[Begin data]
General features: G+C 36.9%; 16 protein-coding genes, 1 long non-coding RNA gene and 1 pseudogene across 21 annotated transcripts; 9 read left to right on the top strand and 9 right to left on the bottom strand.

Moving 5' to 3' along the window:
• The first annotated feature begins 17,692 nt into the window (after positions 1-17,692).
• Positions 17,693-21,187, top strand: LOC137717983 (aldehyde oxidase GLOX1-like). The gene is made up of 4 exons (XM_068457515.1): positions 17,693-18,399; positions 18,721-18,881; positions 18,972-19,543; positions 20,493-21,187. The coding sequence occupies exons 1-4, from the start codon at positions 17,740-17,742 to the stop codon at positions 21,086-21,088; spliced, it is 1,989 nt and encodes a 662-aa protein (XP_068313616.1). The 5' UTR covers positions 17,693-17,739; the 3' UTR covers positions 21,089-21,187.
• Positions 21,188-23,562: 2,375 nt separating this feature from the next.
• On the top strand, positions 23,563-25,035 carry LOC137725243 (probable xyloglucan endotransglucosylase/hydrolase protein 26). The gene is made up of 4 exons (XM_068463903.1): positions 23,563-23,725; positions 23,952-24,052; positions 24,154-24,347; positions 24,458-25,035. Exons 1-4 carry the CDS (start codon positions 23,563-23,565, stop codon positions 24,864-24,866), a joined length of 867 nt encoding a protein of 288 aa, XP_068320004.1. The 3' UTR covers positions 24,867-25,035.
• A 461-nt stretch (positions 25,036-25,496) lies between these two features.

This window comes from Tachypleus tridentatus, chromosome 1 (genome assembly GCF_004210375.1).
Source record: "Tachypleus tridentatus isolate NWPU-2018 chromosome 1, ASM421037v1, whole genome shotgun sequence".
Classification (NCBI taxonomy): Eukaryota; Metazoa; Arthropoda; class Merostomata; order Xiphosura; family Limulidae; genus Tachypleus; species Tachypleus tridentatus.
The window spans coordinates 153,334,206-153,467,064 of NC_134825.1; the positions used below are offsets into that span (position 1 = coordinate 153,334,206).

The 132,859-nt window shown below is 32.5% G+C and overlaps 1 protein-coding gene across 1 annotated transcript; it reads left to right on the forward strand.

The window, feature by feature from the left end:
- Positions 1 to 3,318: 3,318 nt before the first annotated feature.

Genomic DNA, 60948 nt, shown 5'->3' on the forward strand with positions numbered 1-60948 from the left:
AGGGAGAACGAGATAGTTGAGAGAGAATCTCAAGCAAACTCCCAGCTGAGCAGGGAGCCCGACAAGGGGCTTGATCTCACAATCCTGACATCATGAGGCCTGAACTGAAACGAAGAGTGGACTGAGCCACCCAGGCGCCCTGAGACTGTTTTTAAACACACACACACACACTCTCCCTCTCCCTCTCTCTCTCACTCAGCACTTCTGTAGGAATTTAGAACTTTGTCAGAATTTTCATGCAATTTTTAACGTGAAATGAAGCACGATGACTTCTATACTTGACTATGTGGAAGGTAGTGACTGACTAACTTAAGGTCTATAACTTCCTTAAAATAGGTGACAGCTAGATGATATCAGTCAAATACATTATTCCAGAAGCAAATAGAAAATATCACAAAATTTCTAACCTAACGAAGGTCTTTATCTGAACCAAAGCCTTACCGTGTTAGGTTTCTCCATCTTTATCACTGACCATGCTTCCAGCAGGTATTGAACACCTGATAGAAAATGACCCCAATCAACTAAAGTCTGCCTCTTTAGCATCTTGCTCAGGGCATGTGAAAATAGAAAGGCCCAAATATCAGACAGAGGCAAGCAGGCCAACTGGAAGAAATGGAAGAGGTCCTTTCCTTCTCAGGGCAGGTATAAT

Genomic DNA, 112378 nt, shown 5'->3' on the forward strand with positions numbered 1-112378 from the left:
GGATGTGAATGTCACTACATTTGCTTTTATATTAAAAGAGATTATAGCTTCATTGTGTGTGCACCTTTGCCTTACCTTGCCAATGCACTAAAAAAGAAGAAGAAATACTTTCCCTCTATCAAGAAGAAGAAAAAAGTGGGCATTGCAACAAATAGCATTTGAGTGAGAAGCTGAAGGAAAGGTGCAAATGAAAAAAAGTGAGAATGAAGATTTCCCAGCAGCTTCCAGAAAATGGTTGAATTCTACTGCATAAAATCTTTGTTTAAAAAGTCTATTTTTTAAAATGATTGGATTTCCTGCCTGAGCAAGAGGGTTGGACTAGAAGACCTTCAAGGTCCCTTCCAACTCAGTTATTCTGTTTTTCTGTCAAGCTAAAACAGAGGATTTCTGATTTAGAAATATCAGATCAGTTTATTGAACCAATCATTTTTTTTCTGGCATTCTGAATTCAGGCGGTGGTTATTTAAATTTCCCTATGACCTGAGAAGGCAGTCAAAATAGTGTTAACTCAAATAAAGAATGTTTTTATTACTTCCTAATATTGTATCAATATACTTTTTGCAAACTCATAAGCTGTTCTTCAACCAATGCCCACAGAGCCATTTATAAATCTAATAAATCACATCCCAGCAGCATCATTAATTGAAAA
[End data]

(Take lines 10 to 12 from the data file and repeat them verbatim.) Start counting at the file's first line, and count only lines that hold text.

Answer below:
Classification (NCBI taxonomy): Eukaryota; Metazoa; Arthropoda; class Merostomata; order Xiphosura; family Limulidae; genus Tachypleus; species Tachypleus tridentatus.
The window spans coordinates 153,334,206-153,467,064 of NC_134825.1; the positions used below are offsets into that span (position 1 = coordinate 153,334,206).

The 132,859-nt window shown below is 32.5% G+C and overlaps 1 protein-coding gene across 1 annotated transcript; it reads left to right on the forward strand.